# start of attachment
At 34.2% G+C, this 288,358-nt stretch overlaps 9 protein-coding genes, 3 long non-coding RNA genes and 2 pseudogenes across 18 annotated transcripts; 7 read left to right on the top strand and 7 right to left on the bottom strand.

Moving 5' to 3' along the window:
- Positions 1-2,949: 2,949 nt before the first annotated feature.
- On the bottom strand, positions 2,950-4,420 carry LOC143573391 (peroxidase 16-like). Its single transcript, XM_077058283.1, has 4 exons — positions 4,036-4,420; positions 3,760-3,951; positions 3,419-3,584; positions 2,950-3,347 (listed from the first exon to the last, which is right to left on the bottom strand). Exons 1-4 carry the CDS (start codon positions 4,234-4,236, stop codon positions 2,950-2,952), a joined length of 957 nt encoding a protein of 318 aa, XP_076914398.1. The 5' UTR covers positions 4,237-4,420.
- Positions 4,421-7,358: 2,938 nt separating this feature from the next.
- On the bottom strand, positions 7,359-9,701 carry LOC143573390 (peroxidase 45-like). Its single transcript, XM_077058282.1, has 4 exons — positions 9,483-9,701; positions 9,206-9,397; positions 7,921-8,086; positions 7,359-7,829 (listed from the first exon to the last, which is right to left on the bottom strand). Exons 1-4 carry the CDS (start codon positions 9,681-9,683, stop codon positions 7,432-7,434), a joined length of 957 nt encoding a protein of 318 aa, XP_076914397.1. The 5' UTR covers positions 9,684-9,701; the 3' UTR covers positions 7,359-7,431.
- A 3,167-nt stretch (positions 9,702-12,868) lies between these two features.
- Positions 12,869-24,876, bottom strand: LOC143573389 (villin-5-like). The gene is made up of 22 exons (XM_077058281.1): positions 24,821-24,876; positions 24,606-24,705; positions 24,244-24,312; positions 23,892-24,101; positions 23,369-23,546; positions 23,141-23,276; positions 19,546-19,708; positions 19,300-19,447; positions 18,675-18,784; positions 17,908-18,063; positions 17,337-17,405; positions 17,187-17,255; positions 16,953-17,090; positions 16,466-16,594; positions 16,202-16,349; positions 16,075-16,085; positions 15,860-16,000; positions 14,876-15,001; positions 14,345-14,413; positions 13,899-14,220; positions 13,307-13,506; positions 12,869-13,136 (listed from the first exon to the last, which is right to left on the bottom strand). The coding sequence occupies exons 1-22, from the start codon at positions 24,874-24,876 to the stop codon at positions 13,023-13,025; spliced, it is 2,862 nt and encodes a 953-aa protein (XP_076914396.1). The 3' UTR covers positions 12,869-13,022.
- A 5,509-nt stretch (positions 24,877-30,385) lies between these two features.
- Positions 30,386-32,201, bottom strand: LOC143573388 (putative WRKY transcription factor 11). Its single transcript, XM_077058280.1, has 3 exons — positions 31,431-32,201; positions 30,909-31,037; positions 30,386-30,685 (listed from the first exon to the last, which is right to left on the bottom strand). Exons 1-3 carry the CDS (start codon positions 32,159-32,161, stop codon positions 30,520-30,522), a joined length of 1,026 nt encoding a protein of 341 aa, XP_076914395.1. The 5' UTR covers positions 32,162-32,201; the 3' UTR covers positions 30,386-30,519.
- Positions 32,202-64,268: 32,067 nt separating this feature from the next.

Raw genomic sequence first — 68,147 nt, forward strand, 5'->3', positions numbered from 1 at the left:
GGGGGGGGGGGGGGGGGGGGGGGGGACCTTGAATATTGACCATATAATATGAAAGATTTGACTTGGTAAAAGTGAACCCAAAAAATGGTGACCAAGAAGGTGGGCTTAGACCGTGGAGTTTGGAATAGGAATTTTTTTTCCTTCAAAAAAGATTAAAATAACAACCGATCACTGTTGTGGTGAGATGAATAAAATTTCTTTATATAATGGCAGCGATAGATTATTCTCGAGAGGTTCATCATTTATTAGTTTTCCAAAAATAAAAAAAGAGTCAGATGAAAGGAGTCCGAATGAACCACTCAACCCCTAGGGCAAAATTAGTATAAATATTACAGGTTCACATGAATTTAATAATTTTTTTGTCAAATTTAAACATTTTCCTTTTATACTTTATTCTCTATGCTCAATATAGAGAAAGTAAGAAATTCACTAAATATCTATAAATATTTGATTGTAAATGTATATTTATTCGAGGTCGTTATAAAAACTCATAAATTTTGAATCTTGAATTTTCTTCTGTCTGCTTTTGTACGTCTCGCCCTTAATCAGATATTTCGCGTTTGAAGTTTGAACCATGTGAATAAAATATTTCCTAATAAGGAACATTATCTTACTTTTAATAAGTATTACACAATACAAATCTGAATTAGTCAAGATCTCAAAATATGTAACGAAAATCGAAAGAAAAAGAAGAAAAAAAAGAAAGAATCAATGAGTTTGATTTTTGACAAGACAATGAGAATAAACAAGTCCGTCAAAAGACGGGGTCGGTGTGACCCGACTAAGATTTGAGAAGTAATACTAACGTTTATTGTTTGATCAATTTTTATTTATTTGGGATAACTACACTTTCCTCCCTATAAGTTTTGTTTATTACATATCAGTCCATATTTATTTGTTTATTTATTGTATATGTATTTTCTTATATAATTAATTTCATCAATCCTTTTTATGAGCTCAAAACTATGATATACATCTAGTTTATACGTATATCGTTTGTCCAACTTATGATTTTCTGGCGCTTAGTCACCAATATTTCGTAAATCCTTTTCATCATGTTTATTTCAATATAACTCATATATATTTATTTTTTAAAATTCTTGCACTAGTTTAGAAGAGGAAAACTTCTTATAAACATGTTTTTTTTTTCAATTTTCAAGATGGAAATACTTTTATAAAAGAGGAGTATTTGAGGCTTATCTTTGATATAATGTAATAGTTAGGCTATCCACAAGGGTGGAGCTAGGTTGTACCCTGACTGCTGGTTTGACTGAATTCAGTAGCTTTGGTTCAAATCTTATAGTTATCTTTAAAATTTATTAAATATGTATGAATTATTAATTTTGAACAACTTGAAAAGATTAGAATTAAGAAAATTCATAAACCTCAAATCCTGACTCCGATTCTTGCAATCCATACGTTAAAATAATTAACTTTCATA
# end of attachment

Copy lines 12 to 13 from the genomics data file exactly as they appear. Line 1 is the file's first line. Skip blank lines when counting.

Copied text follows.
Raw genomic sequence first — 68,147 nt, forward strand, 5'->3', positions numbered from 1 at the left:
GGGGGGGGGGGGGGGGGGGGGGGGGACCTTGAATATTGACCATATAATATGAAAGATTTGACTTGGTAAAAGTGAACCCAAAAAATGGTGACCAAGAAGGTGGGCTTAGACCGTGGAGTTTGGAATAGGAATTTTTTTTCCTTCAAAAAAGATTAAAATAACAACCGATCACTGTTGTGGTGAGATGAATAAAATTTCTTTATATAATGGCAGCGATAGATTATTCTCGAGAGGTTCATCATTTATTAGTTTTCCAAAAATAAAAAAAGAGTCAGATGAAAGGAGTCCGAATGAACCACTCAACCCCTAGGGCAAAATTAGTATAAATATTACAGGTTCACATGAATTTAATAATTTTTTTGTCAAATTTAAACATTTTCCTTTTATACTTTATTCTCTATGCTCAATATAGAGAAAGTAAGAAATTCACTAAATATCTATAAATATTTGATTGTAAATGTATATTTATTCGAGGTCGTTATAAAAACTCATAAATTTTGAATCTTGAATTTTCTTCTGTCTGCTTTTGTACGTCTCGCCCTTAATCAGATATTTCGCGTTTGAAGTTTGAACCATGTGAATAAAATATTTCCTAATAAGGAACATTATCTTACTTTTAATAAGTATTACACAATACAAATCTGAATTAGTCAAGATCTCAAAATATGTAACGAAAATCGAAAGAAAAAGAAGAAAAAAAAGAAAGAATCAATGAGTTTGATTTTTGACAAGACAATGAGAATAAACAAGTCCGTCAAAAGACGGGGTCGGTGTGACCCGACTAAGATTTGAGAAGTAATACTAACGTTTATTGTTTGATCAATTTTTATTTATTTGGGATAACTACACTTTCCTCCCTATAAGTTTTGTTTATTACATATCAGTCCATATTTATTTGTTTATTTATTGTATATGTATTTTCTTATATAATTAATTTCATCAATCCTTTTTATGAGCTCAAAACTATGATATACATCTAGTTTATACGTATATCGTTTGTCCAACTTATGATTTTCTGGCGCTTAGTCACCAATATTTCGTAAATCCTTTTCATCATGTTTATTTCAATATAACTCATATATATTTATTTTTTAAAATTCTTGCACTAGTTTAGAAGAGGAAAACTTCTTATAAACATGTTTTTTTTTTCAATTTTCAAGATGGAAATACTTTTATAAAAGAGGAGTATTTGAGGCTTATCTTTGATATAATGTAATAGTTAGGCTATCCACAAGGGTGGAGCTAGGTTGTACCCTGACTGCTGGTTTGACTGAATTCAGTAGCTTTGGTTCAAATCTTATAGTTATCTTTAAAATTTATTAAATATGTATGAATTATTAATTTTGAACAACTTGAAAAGATTAGAATTAAGAAAATTCATAAACCTCAAATCCTGACTCCGATTCTTGCAATCCATACGTTAAAATAATTAACTTTCATA